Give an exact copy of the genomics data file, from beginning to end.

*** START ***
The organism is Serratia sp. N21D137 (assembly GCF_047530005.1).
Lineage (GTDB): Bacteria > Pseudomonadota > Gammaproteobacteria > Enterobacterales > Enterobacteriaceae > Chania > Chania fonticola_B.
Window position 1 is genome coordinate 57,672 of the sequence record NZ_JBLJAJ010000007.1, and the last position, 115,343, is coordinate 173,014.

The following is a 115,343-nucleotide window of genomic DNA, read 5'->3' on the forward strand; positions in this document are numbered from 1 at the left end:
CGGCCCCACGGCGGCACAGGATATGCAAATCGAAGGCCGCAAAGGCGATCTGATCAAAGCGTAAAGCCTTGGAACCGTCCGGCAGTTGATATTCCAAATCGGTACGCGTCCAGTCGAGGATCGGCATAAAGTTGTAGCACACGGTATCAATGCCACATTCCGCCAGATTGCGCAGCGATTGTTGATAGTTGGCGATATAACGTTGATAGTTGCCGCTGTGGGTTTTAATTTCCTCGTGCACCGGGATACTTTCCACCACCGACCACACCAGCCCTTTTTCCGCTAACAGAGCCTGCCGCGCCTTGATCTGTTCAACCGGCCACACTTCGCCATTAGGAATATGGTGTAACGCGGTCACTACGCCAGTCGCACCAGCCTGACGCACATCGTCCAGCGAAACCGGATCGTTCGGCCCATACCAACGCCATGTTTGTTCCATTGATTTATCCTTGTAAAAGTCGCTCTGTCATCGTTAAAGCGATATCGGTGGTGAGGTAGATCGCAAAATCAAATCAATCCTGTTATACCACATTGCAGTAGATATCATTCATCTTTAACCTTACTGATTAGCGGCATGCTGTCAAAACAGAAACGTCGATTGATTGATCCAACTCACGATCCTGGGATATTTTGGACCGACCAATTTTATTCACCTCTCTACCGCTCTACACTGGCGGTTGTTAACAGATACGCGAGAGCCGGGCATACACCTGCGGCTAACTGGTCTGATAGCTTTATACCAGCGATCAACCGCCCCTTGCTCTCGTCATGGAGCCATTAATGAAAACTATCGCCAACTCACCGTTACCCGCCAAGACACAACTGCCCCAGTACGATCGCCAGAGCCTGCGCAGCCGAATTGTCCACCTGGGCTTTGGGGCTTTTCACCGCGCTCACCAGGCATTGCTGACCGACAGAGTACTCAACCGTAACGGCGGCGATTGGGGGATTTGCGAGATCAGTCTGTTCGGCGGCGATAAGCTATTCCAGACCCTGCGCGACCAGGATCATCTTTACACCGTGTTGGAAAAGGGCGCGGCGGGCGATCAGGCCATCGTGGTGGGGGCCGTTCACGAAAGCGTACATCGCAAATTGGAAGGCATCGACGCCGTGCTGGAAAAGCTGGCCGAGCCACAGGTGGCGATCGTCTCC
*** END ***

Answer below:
The organism is Serratia sp. N21D137 (assembly GCF_047530005.1).
Lineage (GTDB): Bacteria > Pseudomonadota > Gammaproteobacteria > Enterobacterales > Enterobacteriaceae > Chania > Chania fonticola_B.
Window position 1 is genome coordinate 57,672 of the sequence record NZ_JBLJAJ010000007.1, and the last position, 115,343, is coordinate 173,014.

The following is a 115,343-nucleotide window of genomic DNA, read 5'->3' on the forward strand; positions in this document are numbered from 1 at the left end:
CGGCCCCACGGCGGCACAGGATATGCAAATCGAAGGCCGCAAAGGCGATCTGATCAAAGCGTAAAGCCTTGGAACCGTCCGGCAGTTGATATTCCAAATCGGTACGCGTCCAGTCGAGGATCGGCATAAAGTTGTAGCACACGGTATCAATGCCACATTCCGCCAGATTGCGCAGCGATTGTTGATAGTTGGCGATATAACGTTGATAGTTGCCGCTGTGGGTTTTAATTTCCTCGTGCACCGGGATACTTTCCACCACCGACCACACCAGCCCTTTTTCCGCTAACAGAGCCTGCCGCGCCTTGATCTGTTCAACCGGCCACACTTCGCCATTAGGAATATGGTGTAACGCGGTCACTACGCCAGTCGCACCAGCCTGACGCACATCGTCCAGCGAAACCGGATCGTTCGGCCCATACCAACGCCATGTTTGTTCCATTGATTTATCCTTGTAAAAGTCGCTCTGTCATCGTTAAAGCGATATCGGTGGTGAGGTAGATCGCAAAATCAAATCAATCCTGTTATACCACATTGCAGTAGATATCATTCATCTTTAACCTTACTGATTAGCGGCATGCTGTCAAAACAGAAACGTCGATTGATTGATCCAACTCACGATCCTGGGATATTTTGGACCGACCAATTTTATTCACCTCTCTACCGCTCTACACTGGCGGTTGTTAACAGATACGCGAGAGCCGGGCATACACCTGCGGCTAACTGGTCTGATAGCTTTATACCAGCGATCAACCGCCCCTTGCTCTCGTCATGGAGCCATTAATGAAAACTATCGCCAACTCACCGTTACCCGCCAAGACACAACTGCCCCAGTACGATCGCCAGAGCCTGCGCAGCCGAATTGTCCACCTGGGCTTTGGGGCTTTTCACCGCGCTCACCAGGCATTGCTGACCGACAGAGTACTCAACCGTAACGGCGGCGATTGGGGGATTTGCGAGATCAGTCTGTTCGGCGGCGATAAGCTATTCCAGACCCTGCGCGACCAGGATCATCTTTACACCGTGTTGGAAAAGGGCGCGGCGGGCGATCAGGCCATCGTGGTGGGGGCCGTTCACGAAAGCGTACATCGCAAATTGGAAGGCATCGACGCCGTGCTGGAAAAGCTGGCCGAGCCACAGGTGGCGATCGTCTCC